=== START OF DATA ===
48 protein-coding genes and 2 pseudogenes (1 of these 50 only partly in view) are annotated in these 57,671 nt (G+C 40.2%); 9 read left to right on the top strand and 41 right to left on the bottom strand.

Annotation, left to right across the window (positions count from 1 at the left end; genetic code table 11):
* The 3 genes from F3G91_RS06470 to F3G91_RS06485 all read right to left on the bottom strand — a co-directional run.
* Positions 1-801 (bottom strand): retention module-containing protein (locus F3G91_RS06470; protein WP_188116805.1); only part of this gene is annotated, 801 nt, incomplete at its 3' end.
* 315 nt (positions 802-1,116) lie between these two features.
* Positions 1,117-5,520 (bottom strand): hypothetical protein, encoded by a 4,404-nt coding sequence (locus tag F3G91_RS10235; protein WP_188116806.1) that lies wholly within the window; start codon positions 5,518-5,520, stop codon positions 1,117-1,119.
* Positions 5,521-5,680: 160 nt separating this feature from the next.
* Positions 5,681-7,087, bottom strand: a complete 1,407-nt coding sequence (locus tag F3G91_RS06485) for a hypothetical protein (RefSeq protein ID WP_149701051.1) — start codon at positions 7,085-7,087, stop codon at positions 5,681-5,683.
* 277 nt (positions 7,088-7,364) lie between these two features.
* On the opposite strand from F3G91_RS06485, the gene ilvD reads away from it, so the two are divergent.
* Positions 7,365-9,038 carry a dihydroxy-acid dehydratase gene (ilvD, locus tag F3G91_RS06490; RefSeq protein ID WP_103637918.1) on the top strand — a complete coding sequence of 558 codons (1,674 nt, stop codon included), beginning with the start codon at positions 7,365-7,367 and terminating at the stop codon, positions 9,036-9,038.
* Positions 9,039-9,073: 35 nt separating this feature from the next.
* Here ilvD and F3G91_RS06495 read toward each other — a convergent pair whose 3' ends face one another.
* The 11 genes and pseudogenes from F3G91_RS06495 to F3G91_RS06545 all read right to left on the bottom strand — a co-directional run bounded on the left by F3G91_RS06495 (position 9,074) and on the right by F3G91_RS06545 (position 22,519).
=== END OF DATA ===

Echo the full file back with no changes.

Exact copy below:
48 protein-coding genes and 2 pseudogenes (1 of these 50 only partly in view) are annotated in these 57,671 nt (G+C 40.2%); 9 read left to right on the top strand and 41 right to left on the bottom strand.

Annotation, left to right across the window (positions count from 1 at the left end; genetic code table 11):
* The 3 genes from F3G91_RS06470 to F3G91_RS06485 all read right to left on the bottom strand — a co-directional run.
* Positions 1-801 (bottom strand): retention module-containing protein (locus F3G91_RS06470; protein WP_188116805.1); only part of this gene is annotated, 801 nt, incomplete at its 3' end.
* 315 nt (positions 802-1,116) lie between these two features.
* Positions 1,117-5,520 (bottom strand): hypothetical protein, encoded by a 4,404-nt coding sequence (locus tag F3G91_RS10235; protein WP_188116806.1) that lies wholly within the window; start codon positions 5,518-5,520, stop codon positions 1,117-1,119.
* Positions 5,521-5,680: 160 nt separating this feature from the next.
* Positions 5,681-7,087, bottom strand: a complete 1,407-nt coding sequence (locus tag F3G91_RS06485) for a hypothetical protein (RefSeq protein ID WP_149701051.1) — start codon at positions 7,085-7,087, stop codon at positions 5,681-5,683.
* 277 nt (positions 7,088-7,364) lie between these two features.
* On the opposite strand from F3G91_RS06485, the gene ilvD reads away from it, so the two are divergent.
* Positions 7,365-9,038 carry a dihydroxy-acid dehydratase gene (ilvD, locus tag F3G91_RS06490; RefSeq protein ID WP_103637918.1) on the top strand — a complete coding sequence of 558 codons (1,674 nt, stop codon included), beginning with the start codon at positions 7,365-7,367 and terminating at the stop codon, positions 9,036-9,038.
* Positions 9,039-9,073: 35 nt separating this feature from the next.
* Here ilvD and F3G91_RS06495 read toward each other — a convergent pair whose 3' ends face one another.
* The 11 genes and pseudogenes from F3G91_RS06495 to F3G91_RS06545 all read right to left on the bottom strand — a co-directional run bounded on the left by F3G91_RS06495 (position 9,074) and on the right by F3G91_RS06545 (position 22,519).